Flourless Peanut Butter and Honey Cookies

I’m going to put it all the way upfront, because if you find out at the bottom, you might get twitchy and suspicious. There are lentils in these cookies. Yes, lentils. No flour, just lentils and some ground oats – not that you’d know it from the ‘snickers really satisfies’ taste that comes from muddling peanuts with honey. So if all you want is a chewy, hunger-slaying snack without any refined sugar and a good hit of smuggled protein, skip to the recipe at the bottom. If you’re after something more, read on.

Why are there lentils in these cookies? Because my baby has been good for many things; my sense of perspective, knowledge of  Peppa Pig’s extended family and ability to break and scramble eggs one handed to name a few. But he is bad for my brand.

Case in point. Every Wednesday morning Will and I go to a toddler music class together. We sing and dance around (his dancing more closely resembles a peg legged Irish jig in clockwise circles). The small folk lie underneath a parachute that billows and falls with cascading primary colours and stare up, transfixed. I’m the lady who struggles to get her overly enthusiastic child to sit during story time and who smiles a lot at the sight of tiny people expressing themselves with wanton glee. And then there is morning tea. It’s set out on knee high chairs and tables. The parents stand around and drink coffee and discuss sleeping woes, or the fact that the local growers market is closing down. And then, without fail, my child turns into a beast. The sight of packet biscuits turns him into a crazed tyrant. Two in each fist is not sufficient. If his jaw could unhinge, it would. We shall never speak of what happened during the week that Tiny Teddies were served. 

He does not live a cloistered life of extremism. We don’t talk of food as ‘good’ or ‘bad’, or operate in binaries of denial or reward.  He knows what cake is. He eats a cookie (homemade, but still) practically everyday. He eats bread (largely organic spelt sourdough) and pasta. But if he had his way at two, his diet would consist of the following; packet biscuits, salmon sashimi,  peanut butter toast, pinwheel sandwiches, the occasional scrambled egg, pesto, bananas (but ONLY if he can break it off himself), avocado- preferably inside sushi, with the nori removed, steamed pork buns, pork ribs stolen from his father’s plate, the good muffins from Cruise Espresso, frozen blueberries and semi hard goat or sheep cheese. Yes, I’m deathly serious. That’s it. It does my head in.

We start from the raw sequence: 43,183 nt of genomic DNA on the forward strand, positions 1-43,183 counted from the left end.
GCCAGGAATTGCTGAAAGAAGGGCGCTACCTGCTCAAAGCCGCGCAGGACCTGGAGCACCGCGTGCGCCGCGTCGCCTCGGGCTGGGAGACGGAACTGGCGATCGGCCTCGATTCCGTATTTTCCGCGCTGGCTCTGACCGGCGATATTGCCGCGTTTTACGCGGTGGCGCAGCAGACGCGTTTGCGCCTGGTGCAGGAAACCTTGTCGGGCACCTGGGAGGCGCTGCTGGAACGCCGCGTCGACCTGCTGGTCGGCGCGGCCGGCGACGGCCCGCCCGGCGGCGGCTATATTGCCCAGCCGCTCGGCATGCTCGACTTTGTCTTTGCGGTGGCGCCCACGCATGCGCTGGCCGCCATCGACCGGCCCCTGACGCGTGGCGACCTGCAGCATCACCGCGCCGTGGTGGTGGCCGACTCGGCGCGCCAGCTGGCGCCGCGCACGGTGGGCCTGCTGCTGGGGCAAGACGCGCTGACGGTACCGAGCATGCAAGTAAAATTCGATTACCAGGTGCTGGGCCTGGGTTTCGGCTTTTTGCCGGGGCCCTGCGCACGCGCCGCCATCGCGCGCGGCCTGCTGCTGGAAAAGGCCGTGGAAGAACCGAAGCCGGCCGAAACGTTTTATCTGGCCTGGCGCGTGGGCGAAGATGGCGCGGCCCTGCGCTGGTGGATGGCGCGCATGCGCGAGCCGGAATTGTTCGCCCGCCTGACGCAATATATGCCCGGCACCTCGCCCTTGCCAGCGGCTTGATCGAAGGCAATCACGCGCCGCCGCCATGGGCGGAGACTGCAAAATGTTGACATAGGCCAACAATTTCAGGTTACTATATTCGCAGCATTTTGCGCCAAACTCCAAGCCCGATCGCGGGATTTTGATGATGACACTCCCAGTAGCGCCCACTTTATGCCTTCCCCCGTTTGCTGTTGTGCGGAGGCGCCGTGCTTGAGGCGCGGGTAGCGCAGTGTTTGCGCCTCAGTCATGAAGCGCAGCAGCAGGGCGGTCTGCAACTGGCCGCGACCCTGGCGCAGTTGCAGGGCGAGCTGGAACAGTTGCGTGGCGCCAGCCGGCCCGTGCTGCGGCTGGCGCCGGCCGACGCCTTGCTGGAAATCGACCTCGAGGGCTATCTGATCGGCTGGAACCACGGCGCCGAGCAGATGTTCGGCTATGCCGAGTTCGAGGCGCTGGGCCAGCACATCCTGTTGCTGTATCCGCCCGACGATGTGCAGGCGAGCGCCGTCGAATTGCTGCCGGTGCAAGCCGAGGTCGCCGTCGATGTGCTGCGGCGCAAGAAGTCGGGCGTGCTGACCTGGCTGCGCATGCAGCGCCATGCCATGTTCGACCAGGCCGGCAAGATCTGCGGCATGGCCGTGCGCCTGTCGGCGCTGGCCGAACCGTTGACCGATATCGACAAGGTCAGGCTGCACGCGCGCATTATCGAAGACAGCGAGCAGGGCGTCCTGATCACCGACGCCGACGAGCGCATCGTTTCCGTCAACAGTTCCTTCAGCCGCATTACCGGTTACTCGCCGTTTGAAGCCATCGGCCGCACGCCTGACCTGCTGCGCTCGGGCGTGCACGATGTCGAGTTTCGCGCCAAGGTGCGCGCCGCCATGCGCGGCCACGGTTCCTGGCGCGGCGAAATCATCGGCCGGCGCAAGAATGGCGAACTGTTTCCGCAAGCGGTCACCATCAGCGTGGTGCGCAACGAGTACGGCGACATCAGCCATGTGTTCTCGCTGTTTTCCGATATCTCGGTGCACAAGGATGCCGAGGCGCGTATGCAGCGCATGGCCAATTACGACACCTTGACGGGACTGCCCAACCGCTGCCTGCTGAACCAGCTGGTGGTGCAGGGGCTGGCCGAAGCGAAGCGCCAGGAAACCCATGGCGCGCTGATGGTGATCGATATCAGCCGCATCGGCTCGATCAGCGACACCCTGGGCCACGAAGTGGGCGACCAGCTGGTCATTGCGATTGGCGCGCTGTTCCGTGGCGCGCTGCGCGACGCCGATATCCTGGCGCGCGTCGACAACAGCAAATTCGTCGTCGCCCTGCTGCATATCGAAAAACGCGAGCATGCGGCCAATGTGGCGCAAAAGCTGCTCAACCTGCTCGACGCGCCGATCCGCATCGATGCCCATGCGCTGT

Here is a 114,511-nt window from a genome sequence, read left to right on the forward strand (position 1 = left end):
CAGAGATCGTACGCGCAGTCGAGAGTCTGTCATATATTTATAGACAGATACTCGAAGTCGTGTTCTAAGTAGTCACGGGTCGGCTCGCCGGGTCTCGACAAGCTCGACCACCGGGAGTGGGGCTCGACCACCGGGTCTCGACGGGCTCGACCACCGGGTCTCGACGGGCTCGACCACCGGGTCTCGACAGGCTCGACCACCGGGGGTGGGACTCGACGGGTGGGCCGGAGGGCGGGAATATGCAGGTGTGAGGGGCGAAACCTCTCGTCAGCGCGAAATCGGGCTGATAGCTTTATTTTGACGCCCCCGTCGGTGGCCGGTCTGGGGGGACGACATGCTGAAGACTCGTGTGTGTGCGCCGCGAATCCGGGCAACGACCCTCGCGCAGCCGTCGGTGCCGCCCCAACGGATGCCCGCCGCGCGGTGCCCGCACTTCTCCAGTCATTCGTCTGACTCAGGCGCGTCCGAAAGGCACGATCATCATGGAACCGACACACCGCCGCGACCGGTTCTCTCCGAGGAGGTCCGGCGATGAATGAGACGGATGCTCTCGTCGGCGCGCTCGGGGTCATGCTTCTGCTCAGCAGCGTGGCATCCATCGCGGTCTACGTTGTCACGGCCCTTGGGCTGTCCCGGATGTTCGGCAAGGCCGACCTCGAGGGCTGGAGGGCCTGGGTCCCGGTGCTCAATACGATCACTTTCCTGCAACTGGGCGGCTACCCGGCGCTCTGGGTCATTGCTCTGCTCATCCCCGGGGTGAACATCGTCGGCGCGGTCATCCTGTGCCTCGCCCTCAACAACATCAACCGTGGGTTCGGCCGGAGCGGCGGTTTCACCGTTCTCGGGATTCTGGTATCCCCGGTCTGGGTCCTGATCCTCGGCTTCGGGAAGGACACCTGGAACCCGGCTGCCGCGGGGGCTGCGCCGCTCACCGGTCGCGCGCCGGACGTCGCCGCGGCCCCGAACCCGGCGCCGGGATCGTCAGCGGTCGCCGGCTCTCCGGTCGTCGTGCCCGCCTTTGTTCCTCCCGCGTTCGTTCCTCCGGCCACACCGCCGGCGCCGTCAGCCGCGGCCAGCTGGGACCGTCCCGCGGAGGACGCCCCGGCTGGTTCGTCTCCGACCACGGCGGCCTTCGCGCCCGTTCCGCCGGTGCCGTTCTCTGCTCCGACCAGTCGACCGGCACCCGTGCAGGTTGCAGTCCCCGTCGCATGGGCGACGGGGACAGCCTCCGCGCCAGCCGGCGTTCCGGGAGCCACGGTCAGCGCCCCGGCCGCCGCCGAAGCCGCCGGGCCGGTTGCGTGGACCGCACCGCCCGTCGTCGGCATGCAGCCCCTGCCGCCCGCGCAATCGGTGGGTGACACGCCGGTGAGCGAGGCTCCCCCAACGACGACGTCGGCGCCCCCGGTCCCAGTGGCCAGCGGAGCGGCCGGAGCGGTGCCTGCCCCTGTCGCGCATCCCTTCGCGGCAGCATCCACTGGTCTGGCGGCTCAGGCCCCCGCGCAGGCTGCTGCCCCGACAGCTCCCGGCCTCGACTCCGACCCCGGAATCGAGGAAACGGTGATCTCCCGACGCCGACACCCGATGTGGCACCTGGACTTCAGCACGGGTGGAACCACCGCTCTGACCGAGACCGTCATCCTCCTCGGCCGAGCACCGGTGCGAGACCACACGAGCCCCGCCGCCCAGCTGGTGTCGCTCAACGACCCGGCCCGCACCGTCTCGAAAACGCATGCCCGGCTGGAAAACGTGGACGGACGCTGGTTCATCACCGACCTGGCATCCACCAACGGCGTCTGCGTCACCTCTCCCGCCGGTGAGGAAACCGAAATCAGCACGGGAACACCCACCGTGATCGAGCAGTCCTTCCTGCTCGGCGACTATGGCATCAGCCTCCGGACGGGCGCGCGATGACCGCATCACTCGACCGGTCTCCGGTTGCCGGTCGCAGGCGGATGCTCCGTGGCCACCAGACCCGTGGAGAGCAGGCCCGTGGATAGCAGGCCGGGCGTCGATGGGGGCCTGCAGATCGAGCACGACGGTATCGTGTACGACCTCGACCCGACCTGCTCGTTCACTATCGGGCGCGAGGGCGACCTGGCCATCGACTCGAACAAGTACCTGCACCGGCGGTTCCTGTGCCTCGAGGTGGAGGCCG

Here are some things he will not eat; broccoli, carrots, courgette, peppers, peas, mushroom, eggplant, tomato, kale, spinach, corn, sweet potato, chicken, beef, sardines, tuna, bolognaise or any kind of bean. Including pulses. He will not even deign to pick up any of these offending items.

He will no longer touch the chickpea flour crepes I make him. He will not eat the quinoa patties. He will not be tempted by the home made felafel, or lentil meatballs that he once happily held in his pudgy fist. I’d have a better chance of having a hearty stew, braise or soup hold up wallpaper than make it into his stomach.